As for Velcro, I don't know what his excuse for being klutzy is. He has no obvious disabilities. Velcro is very sweet natured. In some ways he's very smart-he comes like a dog when my son calls his name, he obeys a few other doggy commands, & shows his intelligence in some other ways. He's also the only cat I ever had so far, who actually enjoys swimming in the bathtub! However, he probably has the highest level of klutziness of all my cats. In some other ways he's not smart at all. He would never have survived as an outdoor cat, he's too trusting & sweet-natured.
Regarding Velcro's klutziness, at least 1/3 of the time his attempts at jumping up & down or at walking across things like my desk will result in a miss or in him knocking things down. Velcro also will go to sleep near the edge of the bed, couch, chair, etc, & its not uncommon at all for him to stretch or roll or change position & just fall right off the edge onto the floor.
Interestingly in addition to the laid-back gentle relaxed temperament typical of Maine Coons & Maine Coon mixes, he shows a behavior I've heard described many times in the Ragdoll cat but personally hadn't seen until I got Velcro. He has the "floppy cat" trait. Velcro does simply flop down totally relaxed when you hold him, when he's on your lap, or even when my son held him upside down to see if Velcro would stay "floppy cat relaxed" or not. Not only did Velcro hang upside down totally relaxed like a floppy cat, he was purring happily during the entire experiment. One drawback about a "floppy cat" though, when a big heavy cat goes limp in your lap & you need to move him, it's alot harder to move that cat OUT of your lap. I don"t know if this "floppy" trait is connected to Velcro's klutziness or not. I've never heard anybody say whether other cats who have the "floppy" trait (Ragdolls are a breed noted for this trait) are also klutzier than cats without the floppy cat trait or not.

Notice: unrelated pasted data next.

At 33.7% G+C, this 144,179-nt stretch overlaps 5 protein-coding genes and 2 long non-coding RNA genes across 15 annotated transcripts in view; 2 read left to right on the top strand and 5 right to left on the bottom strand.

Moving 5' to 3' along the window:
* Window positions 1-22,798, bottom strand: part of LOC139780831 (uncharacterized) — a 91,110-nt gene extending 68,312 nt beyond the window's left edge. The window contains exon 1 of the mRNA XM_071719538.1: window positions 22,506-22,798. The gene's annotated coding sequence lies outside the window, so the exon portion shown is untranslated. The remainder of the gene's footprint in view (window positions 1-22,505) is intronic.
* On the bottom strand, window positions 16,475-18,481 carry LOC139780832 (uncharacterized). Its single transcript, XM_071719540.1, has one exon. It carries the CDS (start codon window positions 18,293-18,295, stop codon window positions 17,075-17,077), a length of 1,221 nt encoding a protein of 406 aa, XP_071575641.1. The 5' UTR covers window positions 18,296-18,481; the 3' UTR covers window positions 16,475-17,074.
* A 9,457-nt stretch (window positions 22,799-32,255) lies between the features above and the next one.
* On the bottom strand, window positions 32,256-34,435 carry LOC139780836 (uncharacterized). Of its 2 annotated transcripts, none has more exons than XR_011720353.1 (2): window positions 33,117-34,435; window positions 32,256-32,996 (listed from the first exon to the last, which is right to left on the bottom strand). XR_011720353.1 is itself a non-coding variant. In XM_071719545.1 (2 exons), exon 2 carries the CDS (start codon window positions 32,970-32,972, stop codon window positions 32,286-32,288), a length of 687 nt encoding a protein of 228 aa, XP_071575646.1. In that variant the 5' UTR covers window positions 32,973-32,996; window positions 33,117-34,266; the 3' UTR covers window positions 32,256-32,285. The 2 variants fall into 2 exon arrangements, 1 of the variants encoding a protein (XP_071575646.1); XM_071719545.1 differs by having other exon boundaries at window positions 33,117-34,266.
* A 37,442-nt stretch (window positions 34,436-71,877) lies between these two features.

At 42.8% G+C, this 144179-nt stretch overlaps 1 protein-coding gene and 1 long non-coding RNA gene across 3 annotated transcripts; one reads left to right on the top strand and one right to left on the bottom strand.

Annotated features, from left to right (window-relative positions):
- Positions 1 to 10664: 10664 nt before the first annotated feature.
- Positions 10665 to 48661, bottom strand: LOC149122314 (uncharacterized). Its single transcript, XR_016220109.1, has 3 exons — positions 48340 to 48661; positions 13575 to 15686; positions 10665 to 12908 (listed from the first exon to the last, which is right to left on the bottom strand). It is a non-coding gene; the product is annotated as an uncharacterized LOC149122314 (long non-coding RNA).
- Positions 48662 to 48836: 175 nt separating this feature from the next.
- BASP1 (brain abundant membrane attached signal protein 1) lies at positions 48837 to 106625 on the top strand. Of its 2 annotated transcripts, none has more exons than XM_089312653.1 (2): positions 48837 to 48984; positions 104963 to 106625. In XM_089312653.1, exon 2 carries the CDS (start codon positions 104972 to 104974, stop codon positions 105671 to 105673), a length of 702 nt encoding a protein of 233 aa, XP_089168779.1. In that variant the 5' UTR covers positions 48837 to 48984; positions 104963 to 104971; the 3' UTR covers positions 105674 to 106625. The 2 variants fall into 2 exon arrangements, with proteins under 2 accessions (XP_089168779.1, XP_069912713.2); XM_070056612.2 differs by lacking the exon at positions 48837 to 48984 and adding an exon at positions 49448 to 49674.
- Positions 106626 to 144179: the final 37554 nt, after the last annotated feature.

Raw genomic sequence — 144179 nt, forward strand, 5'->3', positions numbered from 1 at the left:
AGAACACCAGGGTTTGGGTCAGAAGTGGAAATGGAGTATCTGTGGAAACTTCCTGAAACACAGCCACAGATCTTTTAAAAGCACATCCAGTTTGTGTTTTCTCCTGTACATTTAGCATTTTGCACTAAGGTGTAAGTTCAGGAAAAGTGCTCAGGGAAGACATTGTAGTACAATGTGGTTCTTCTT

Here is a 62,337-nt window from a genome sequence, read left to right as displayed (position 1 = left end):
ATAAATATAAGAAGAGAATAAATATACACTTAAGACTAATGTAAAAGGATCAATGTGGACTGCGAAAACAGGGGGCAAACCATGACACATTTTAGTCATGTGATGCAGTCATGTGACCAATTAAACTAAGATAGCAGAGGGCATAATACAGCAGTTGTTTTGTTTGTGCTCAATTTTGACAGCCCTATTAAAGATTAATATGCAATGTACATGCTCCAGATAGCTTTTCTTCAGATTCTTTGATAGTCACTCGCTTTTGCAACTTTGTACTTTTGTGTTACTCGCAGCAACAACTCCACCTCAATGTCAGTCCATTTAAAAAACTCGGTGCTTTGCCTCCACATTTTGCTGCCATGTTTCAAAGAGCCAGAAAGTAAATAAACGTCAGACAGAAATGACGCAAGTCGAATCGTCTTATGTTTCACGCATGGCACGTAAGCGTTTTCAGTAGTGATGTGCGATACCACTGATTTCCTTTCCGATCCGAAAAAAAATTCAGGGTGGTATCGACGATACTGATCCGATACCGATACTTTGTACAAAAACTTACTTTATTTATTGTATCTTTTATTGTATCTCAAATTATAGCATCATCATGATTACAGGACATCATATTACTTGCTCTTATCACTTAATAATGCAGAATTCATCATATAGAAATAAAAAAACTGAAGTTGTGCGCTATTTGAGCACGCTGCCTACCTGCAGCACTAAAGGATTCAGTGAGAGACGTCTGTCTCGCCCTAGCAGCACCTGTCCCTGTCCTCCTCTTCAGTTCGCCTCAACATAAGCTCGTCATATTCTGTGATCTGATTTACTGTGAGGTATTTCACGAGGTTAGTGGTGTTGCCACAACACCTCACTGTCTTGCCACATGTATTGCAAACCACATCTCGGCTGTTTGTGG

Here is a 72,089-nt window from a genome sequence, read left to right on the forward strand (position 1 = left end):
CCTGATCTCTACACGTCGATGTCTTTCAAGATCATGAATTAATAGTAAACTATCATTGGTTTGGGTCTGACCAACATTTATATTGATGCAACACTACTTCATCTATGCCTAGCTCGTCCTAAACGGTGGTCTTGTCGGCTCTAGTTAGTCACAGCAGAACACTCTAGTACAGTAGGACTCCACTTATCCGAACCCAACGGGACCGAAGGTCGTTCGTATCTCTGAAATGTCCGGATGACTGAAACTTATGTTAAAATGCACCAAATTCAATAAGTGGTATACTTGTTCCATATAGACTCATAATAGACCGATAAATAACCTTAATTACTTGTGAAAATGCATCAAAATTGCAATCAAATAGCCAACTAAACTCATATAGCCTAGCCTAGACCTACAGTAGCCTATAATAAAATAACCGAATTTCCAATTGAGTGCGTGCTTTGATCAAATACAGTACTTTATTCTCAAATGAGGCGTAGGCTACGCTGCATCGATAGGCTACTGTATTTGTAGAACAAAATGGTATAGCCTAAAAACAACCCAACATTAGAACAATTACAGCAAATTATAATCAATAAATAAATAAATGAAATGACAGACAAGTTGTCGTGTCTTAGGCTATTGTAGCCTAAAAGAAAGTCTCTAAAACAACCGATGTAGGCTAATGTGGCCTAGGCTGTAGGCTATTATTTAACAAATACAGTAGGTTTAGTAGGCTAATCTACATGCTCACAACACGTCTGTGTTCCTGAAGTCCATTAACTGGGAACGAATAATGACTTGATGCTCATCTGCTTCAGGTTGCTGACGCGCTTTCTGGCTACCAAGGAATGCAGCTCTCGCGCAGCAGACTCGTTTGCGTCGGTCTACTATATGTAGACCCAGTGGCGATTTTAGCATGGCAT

So far, I find that what makes my cats most likely to be klutzy is NOT DISABILITY RELATED.
WHAT MAKES MY CATS MOST LIKELY TO BE KLUTZY IS IF THEY'RE ON OR IN A PLACE THAT IS SUPPOSED TO BE OFF-LIMITS TO CATS & HOW WORRIED THEY ARE ABOUT WHETHER THEY WILL GET IN TROUBLE OR NOT!
A cat who hears you coming & is worried about getting caught, scrambles wildly & often kicks backward as takes off like a "bat out of hell" to flee the scene of the crime. Quite frequently the fleeing feline felon brings down an assortment of objects (hopefully not breakable or spillable!) with him. One of the sounds around here that gets my attention most quickly is a loud thudding/crashing/breaking sound followed by the sound of galloping kitty hooves as the feline felon flees the scene of the crime and the sound of my galloping human hooves as I run to see what happened. Come to think of it though, what would get my attention most quickly by scaring me to death would be a loud thudding/crashing/breaking sound followed by SILENCE. At least the sound of the fleeing feline felons racing away from the scenes of their crimes do tell me that the little "criminals" are still alive and ok.